The COVID-19 pandemic has unfortunately had widespread implications on various aspects of our society. Over two years since the outbreak, significant supply chain shortages are still plaguing our economy. One of the current shortages causing much alarm among parents is the baby formula shortage. Along with the recall of a number of infant formulas, many parents are stuck with empty shelves and hungry babies.
We will shed some light on the American Academy of Pediatrics (AAP) guidelines and recommendations and show you the dos and don’ts of navigating the baby formula shortage.
- Buy more formula than you need.
- Dilute formula.
- Use plant-based milk alternatives.
- Make homemade infant formula.
- Talk to your pediatrician about switching brands.
- Use generic brand formula.
- Shop at online retailers.
- Shop small – think local stores and pharmacies.
- Sign-up for “in-stock” notifications, if possible.
- Reach out to family and friends to look out.
- Check milk bank requirements to see if you may qualify.
- Research donor milk options.
- Find a lactation consultant to seek assistance with milk sharing information, breastfeeding, or re-lactation help.
What if infant formula is out of stock everywhere?
With supply chain shortages and the recall of several contaminated baby formula products, many local stores and online retailers face challenges getting more supply in stock. To help ease this impact, the AAP advises that you do not buy more than a 10-day to a 2-week supply of formula at a time.
Is it okay to put extra water in the baby formula?
Even if supplementing with other vitamins, adding extra water is never okay. Diluting the formula with improper measurements can be extremely dangerous as it will cause less protein and mineral content, leading to electrolyte disorders that could result in hospitalization. Always follow label instructions or those given to you by your pediatrician.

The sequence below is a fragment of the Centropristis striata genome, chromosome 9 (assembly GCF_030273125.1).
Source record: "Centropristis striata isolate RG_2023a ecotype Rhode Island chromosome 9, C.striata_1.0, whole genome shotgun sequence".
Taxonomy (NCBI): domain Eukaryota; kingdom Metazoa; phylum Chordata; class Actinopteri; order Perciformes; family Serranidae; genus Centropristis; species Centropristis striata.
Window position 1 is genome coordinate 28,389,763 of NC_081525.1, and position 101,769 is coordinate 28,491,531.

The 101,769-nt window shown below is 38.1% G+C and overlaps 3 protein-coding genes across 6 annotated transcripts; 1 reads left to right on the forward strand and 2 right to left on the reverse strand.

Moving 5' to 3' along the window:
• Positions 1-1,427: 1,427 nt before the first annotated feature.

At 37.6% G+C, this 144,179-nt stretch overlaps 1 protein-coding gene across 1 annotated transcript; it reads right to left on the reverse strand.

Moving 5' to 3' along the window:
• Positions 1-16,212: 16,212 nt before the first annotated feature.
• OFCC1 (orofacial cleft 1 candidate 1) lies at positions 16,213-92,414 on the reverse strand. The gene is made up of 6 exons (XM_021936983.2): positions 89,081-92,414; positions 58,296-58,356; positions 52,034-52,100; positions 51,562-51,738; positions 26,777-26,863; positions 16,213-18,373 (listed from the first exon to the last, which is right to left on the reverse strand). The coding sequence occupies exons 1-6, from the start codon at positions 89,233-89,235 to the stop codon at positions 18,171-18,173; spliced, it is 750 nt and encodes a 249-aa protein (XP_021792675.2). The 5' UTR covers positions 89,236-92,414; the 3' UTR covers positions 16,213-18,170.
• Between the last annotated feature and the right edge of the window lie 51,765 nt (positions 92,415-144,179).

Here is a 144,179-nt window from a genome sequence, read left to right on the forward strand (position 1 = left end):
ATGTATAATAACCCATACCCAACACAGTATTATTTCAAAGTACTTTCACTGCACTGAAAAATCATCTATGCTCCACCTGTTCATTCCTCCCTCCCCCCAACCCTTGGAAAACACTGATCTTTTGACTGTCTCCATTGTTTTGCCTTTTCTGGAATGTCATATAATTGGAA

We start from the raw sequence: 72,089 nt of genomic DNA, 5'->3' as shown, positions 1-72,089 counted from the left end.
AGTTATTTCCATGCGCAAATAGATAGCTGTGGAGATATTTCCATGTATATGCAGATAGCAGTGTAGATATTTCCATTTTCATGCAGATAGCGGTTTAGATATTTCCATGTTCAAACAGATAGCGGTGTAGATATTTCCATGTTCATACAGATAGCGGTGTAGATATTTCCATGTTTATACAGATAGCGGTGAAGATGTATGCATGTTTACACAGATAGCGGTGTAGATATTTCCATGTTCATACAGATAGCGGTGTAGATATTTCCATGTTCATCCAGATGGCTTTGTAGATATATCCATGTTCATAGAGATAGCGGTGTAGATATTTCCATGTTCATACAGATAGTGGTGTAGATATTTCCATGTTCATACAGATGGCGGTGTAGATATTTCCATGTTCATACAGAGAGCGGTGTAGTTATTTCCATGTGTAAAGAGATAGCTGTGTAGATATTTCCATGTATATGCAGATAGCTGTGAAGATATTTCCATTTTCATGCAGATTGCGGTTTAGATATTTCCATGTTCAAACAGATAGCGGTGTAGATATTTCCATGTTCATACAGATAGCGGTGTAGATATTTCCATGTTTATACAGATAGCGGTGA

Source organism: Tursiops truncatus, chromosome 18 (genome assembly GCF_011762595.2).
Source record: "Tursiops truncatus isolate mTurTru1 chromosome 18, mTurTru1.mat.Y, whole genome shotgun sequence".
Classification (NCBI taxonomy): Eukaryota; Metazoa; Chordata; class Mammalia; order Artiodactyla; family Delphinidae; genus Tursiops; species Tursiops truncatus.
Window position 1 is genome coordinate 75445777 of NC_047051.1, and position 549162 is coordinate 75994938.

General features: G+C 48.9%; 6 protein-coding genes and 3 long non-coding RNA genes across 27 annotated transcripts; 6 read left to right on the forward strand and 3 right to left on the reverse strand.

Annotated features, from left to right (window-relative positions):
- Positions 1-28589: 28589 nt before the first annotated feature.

Is cow’s milk a safe alternative to baby formula?
HealthyChildren.org provides detailed information about how to handle this:
If your child is older than six months of age and is usually on regular formula (not a specialty product for allergies or health concerns), this may be a temporary fix that should not be done for more than a week.
A primary concern with doing this with infants between 7-12 months old is the insufficient iron levels in cow’s milk. If you have to supplement with cow’s milk, ensure you are providing plenty of iron through solids, which can be found in baby food with meat or iron-fortified cereals.
What about using plant-based milk alternatives if I can’t find formula?
Generally, milk alternatives are not recommended for babies under one year of age. Most of these plant-based and alternative milks do not contain enough protein and minerals to be sufficient for your growing baby. However, if you have a baby close to a year old, you may provide Soy milk for no more than one week. You will want to ensure you purchase the kind fortified with calcium and vitamin D.
Can I make my own baby formula?